We know that work sucks most of the time. The question is why? My wife and I have been pondering this question quite a bit lately because of her high levels of stress. She’s basically working all the time and has little expectation of being rewarded beyond a raise and the yearly bonus everyone gets based on the performance of her company. Being on call 24/7 with tools that consistently go down as a new employee immediately creates problems. No matter what you do you feel like you’re a failure. This is where the quality of your manager can really step in to make you feel better about the job you’ve been doing. According to a Danish study this is what causes work driven depression, not the amount of work you’ve left to do. I completely agree with this. I know that I’ve gotten depressed when I’ve had minimal work to do and had been successful with my work because I had a bad manager (he was giving raises to the women in the group he obviously had a crush on). When your managers have poker faces and basically treat you the way they expect to be treated, no awards, recognition, and more work with less time for a job well done are causes of serious workplace depression.

The article doesn’t really provide many ways to address these problems. However, from my experience I know that there are some definite ways to address this type of depression. First, look for co-workers that inspire you and can motivate you. Get peer recognition and make sure you recognize your peers that you feel are doing exemplary work. In many cases companies have spot awards – use them regardless if there’s money associated or not. The recognition really makes people feel good. Furthermore, as more of your peers begin to show recognition it will actually put pressure UP to your manager to do the same. The manager will be the aberration of the group and will likely want to conform, especially if manager sees improvement in the organization.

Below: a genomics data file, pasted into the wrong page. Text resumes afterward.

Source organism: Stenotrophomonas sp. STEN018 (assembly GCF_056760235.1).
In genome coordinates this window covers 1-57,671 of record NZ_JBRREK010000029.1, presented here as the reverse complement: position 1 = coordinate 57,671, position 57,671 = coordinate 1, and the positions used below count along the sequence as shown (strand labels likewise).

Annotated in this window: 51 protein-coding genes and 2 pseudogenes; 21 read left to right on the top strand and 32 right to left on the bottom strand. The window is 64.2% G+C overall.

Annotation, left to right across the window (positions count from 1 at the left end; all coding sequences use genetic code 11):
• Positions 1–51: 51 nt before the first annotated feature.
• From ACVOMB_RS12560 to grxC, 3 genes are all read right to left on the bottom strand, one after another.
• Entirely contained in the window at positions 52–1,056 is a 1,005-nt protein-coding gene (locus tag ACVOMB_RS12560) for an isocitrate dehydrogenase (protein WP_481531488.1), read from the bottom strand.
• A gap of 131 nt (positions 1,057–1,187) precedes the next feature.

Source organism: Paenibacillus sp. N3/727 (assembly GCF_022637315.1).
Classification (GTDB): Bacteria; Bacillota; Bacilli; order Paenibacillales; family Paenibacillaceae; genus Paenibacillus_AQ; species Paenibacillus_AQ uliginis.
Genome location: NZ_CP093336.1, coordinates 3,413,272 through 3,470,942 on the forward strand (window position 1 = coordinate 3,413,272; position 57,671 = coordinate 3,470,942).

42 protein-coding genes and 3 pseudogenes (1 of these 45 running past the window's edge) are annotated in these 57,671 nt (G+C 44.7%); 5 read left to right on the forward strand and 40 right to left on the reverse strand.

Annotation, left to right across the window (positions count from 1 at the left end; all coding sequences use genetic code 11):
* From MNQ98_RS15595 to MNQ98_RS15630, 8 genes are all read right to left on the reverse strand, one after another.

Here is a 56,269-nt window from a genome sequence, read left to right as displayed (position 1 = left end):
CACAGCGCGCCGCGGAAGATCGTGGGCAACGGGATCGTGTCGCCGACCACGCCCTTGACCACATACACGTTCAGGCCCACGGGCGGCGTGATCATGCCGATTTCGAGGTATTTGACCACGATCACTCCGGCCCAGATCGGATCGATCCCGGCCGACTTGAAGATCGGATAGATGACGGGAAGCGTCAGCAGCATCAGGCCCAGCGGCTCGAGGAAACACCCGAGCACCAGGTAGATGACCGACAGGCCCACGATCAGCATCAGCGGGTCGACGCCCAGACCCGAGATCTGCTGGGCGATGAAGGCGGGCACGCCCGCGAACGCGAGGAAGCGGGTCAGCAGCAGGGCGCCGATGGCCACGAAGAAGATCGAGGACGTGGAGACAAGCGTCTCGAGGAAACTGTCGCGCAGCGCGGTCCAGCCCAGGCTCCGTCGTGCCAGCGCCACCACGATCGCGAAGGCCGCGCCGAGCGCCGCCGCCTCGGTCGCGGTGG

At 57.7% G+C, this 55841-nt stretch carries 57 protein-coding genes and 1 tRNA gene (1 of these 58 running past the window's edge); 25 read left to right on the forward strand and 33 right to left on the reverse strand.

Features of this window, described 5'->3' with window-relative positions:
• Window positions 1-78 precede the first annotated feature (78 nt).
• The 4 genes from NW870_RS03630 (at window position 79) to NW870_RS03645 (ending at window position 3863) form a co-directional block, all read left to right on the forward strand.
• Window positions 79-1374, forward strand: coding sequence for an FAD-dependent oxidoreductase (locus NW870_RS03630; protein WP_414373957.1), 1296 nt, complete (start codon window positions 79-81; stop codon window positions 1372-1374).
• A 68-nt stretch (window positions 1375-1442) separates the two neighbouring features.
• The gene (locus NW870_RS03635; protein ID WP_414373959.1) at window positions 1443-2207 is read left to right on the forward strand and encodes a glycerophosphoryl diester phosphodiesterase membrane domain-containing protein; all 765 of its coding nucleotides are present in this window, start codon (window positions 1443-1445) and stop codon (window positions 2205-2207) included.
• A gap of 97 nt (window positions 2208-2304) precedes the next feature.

Work with cross-functional teams. You are more likely to get rewarded when you work on projects with larger scopes. This provides several benefits for you, first you learn more about the organization than just your silo. Second, you are able to see how other leaders treat their people and if you like how a leader in a different group treats their people, you should consider moving in that direction. This will enable you to develop new skills and potentially learn the skills you need to get into a job you find more interesting and full filling.

Finally, if you don’t find something that makes you happy at the company you’re with leave. Not without another job lined up, but start looking for the types of jobs that you want and try to find out what type of manager you’d rather work for. In many jobs you can move around enough to learn what you like and what you don’t like. I suggest moving around within a company, then looking elsewhere. Develop the skills you can while you’re at your current job and try to find something you’re excited about.

Many of the people I’m connected with on social media, such as the KBMOD crew have been able to do this, but not all of them have been able to. I hope they’re able to do this soon, I know that my wife will be doing the same over the next few months. Work takes up too much of your life for it to suck that badly. Move on, if you had a failing review a company would do the same with you, why shouldn’t you do the same if you’re company’s failing you?